It’s entirely possible that your first choice for co-signer may not be able to comfortably take on the financial responsibilities. If that’s the case, you need to be able to let them off the hook gracefully. Even if they are financially able to co-sign for you, they may not want to take the risk, and you need to be understanding of that.

In fact, it’s entirely possible that you may not have anyone close enough to you who could be a good co-signer. In this case, it may be necessary to consider some popular alternatives to a co-signer arrangement.

Co-signer Alternatives

Not everyone is able to use a co-signer, and that’s OK. But that doesn’t mean you’re out of luck. Here are a few other options to try:

Shopping Around With Other Lenders

The world is full of all types of lenders, some of whom specialize in the types of loan applicants who traditionally need a co-signer. These “bad credit loans” can be a good (if expensive) alternative, but you’ll want to be careful here as there are a lot of shady lenders.

Here are two important things to ask of any bad credit loan lender:

  • What are the rates and fees? Avoid short-term payday loans, which typically charge APRs of 400%, compared to the average two-year personal loan at 9.34% APR.
  • Do you report to the credit bureaus? This will help you build credit, so you don’t need to rely on these types of lenders in the future.

Use Collateral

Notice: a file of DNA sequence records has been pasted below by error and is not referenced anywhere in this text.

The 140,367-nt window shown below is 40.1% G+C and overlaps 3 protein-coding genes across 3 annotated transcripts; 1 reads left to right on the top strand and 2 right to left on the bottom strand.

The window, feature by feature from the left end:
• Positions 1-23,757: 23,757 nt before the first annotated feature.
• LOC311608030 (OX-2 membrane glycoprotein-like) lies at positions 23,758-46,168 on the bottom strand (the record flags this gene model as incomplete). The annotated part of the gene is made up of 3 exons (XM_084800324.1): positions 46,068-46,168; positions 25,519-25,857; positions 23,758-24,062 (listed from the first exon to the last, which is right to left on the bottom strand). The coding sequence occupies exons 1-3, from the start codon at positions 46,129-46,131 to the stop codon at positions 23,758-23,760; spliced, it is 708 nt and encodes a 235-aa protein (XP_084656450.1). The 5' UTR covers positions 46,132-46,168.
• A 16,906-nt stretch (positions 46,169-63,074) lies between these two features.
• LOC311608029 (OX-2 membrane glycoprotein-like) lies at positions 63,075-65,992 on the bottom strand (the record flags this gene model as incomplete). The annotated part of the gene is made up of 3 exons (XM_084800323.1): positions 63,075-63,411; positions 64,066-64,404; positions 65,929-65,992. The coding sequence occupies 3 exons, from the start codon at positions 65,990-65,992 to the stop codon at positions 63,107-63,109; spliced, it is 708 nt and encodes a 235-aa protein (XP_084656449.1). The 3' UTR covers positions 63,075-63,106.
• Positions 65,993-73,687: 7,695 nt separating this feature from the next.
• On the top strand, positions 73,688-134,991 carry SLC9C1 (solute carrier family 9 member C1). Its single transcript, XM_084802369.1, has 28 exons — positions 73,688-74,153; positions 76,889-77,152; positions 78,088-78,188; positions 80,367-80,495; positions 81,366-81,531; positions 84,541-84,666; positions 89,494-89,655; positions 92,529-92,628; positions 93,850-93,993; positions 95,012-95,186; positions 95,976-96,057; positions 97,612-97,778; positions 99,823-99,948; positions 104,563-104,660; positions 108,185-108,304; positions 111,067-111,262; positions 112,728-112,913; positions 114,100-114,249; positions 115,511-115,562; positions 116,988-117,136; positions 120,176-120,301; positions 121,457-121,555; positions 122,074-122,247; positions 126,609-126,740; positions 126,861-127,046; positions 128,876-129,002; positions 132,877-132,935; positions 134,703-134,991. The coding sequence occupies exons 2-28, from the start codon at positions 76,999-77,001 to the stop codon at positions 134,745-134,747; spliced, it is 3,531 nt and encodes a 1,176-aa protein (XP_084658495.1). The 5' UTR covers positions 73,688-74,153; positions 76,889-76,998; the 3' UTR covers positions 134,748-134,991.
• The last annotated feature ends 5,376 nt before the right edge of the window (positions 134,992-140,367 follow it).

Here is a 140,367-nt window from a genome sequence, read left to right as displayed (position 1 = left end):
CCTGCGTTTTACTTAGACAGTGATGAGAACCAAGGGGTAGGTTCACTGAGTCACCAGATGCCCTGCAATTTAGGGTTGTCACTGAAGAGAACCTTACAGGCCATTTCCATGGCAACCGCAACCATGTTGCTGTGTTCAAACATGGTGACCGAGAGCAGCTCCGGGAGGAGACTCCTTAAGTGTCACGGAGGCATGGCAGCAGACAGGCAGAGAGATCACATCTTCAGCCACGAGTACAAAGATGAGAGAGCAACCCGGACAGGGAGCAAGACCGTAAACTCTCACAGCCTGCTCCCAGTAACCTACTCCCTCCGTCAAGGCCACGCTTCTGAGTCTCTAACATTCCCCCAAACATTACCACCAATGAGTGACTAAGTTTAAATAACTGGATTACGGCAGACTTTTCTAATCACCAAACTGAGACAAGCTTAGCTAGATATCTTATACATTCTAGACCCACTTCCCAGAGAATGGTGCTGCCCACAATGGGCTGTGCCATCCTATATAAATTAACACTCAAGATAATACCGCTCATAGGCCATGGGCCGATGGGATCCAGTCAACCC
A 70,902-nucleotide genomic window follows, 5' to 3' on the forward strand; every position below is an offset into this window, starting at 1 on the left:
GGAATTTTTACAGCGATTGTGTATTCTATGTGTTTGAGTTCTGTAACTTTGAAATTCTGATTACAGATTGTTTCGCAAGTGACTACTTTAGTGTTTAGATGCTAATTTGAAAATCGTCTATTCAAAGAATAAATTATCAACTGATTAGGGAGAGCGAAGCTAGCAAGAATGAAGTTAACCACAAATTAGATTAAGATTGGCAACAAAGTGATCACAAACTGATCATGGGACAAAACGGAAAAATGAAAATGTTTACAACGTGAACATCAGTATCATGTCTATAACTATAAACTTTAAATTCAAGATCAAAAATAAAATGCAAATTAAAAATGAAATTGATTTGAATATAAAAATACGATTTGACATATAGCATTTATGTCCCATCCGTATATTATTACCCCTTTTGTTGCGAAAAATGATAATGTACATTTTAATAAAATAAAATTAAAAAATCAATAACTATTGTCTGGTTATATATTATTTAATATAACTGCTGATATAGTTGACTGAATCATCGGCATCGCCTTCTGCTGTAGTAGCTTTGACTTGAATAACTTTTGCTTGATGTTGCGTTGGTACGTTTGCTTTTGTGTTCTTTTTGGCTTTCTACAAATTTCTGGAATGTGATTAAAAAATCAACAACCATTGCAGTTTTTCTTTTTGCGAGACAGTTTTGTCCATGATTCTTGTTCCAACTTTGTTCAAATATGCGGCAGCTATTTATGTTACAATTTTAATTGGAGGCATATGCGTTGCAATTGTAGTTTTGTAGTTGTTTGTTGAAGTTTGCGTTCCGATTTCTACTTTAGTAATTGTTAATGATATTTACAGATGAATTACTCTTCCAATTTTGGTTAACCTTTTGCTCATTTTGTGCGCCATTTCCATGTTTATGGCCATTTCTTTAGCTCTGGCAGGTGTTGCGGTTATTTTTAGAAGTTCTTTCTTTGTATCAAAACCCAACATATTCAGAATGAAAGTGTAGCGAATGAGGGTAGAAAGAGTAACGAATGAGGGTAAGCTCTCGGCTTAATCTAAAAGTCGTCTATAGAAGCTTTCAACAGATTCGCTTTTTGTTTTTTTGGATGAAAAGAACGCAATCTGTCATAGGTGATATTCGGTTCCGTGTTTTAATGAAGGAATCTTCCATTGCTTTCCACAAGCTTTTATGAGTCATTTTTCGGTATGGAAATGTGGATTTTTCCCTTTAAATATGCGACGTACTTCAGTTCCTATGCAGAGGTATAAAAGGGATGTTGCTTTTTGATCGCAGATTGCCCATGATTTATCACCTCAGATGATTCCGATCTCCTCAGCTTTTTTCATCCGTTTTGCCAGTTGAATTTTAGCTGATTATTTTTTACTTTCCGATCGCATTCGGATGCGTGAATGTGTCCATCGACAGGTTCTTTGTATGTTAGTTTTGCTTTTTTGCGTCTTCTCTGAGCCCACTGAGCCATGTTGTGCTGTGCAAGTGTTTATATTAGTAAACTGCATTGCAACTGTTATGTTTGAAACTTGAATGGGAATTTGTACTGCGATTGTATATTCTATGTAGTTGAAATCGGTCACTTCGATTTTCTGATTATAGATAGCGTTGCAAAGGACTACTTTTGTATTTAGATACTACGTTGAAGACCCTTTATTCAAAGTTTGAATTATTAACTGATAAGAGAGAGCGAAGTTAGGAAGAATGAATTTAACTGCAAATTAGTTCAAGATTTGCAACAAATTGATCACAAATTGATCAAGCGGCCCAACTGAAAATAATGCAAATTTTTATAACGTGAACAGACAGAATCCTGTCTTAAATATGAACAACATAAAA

You might not have a person who can guarantee your loan, but you might have property. Collateral refers to something you own that you agree to give to the lender in case you default on the loan. If a loan has collateral, it’s called a secured loan. Common secured loans include auto loans, mortgages and even some personal loans.

If your lender allows it, you may be able to qualify by agreeing to use something valuable you own as collateral. But remember, if you put up your car as collateral, for example, and fail to pay the loan, your lender can repossess your car.

Ask Friends and Family

If your friends and family are financially stable and willing to lend you the money but prefer not to co-sign on a loan, consider asking them for the money outright. You could ask for it as a gift, or better yet, a loan that you repay back to them.

If you opt for the loan route, make sure you draft up a legal agreement of your own. This reduces the likelihood that your relationship will sour over time if your co-signer feels like they aren’t getting paid back according to schedule. You don’t want to be that family member they’re always hounding for cash.